In March, after months of negotiations, it appeared Tony DiMare and other proponents of the Florida tomato industry won. They contended to the U.S. Department of Commerce that Mexican tomatoes were being dumped on the U.S. market at prices so ridiculously low, American growers couldn't compete. After tense discussions, with talk of the tomato war's ripple effect possibly damaging U.S. exports to Mexico, an agreement was reached.
The prices of Mexican tomatoes were increased. More enforcement was promised, by the U.S. government and Mexico.
It's not enough, DiMare said.
"We're not satisfied," said DiMare, president of the Florida Tomato Exchange, a lobbying group. DiMare is also the vice president of DiMare Co., an 85-year-old produce business started by his grandfather and two great-uncles in Boston. DiMare Co., said to be one of the nation's largest tomato producers, has farms and packing plants in California and Florida, with farms in Hillsborough and a plant and offices in Ruskin.
DiMare, who attended three meetings with the Commerce Department about the negotiations, said he has repeatedly contacted the agency after the results were announced, "expressing our displeasure and concern over what has been created with this agreement."
The agreement is complex and began in 1996 with accusations by American growers of Mexican companies dumping tomatoes -- selling products at less than their cost of production. That investigation was suspended when Mexican growers agreed to a price. The agreement was revised in 2002 and 2008 before American tomato growers filed complaints with the Commerce Department last year.
DiMare said the new agreement creates a loophole where Mexican farmers can grow tomatoes in greenhouses (which have a more expensive selling price) but label them as open field (which are sold about 10 cents per pound cheaper.) He also said there shouldn't be a difference in prices between summer and winter harvests, which there is. He is upset because he said the U.S. government never demanded to find out costs of production from Mexican growers, so it isn't known if the raised prices in the agreement are sufficient.
"You must have the Mexican producers' cost of production," he said. "How can you establish what the reference price should be without that?"
Florida's tomato industry is second in the nation, slightly trailing California, according to the U.S. Department of Agriculture. The two states account for about two-thirds of the country's tomato production. Hillsborough County produces 14 percent of Florida's tomatoes. Florida traditionally maintained an advantage from December through the latter part of May in the nation, where tomatoes here are ready earlier than in other states.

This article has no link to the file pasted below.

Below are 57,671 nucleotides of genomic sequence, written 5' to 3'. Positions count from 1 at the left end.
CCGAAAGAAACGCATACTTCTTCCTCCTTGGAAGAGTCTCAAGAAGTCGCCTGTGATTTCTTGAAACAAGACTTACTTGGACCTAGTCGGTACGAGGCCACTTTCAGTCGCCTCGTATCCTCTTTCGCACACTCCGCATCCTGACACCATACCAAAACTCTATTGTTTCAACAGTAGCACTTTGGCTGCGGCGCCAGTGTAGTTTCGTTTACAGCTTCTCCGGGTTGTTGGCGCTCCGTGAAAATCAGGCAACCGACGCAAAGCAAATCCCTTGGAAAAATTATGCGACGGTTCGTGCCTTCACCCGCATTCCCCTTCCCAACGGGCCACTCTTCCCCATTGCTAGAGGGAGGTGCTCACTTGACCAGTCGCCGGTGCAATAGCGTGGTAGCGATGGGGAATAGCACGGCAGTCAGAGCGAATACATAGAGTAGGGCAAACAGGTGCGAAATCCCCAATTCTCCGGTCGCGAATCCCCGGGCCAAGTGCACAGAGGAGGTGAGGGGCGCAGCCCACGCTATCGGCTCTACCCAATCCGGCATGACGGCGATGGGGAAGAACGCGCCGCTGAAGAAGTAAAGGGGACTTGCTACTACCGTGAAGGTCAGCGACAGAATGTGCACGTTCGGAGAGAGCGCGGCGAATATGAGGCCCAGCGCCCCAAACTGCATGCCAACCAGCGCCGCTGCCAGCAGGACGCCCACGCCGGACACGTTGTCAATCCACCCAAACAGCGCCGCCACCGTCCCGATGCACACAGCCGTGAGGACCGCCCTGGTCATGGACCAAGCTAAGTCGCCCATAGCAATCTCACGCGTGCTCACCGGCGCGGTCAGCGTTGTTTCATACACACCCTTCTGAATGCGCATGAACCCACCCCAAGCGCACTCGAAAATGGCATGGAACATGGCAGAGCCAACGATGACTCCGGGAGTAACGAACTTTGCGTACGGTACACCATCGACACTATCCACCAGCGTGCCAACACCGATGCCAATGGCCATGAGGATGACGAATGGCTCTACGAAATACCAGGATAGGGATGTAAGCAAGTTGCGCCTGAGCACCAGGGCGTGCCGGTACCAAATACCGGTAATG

But Mexico's investment in greenhouse growing has them producing year-round, which DiMare said has led to the crumbling of the American tomato industry. He said before the North American Free Trade Agreement in 1994, there were 250 tomato growers in Florida.
Reggie Brown, executive vice president of the Florida Tomato Exchange, said there are now less than 75 tomato growers.
"This is what's left," Brown said. "We are struggling to ensure that Americans have the opportunity to buy tomatoes grown in America by Americans."
But Mexican growers and advocates say the fault is not with price but taste. At least 60 percent of Florida's tomatoes are grown for the fast food industry.
"Mexico is not the problem. The problem is (Florida) has not evolved. ... They have become irrelevant in the marketplace," said Martin Ley, a spokesman for the Mexican growers and an executive with Mexican tomato importer Del Campo, in an interview with the Tampa Bay Times in November.
"They've continued to supply tomatoes the consumer doesn't want," he said.
DiMare said Florida growers will continue to fight.
"This is going to continue going forward unless Commerce can enforce an agreement that will eliminate dumping of produce from Mexico," he said.
"From our view, they have yet to do that."
Times researcher John Martin contributed to this report.
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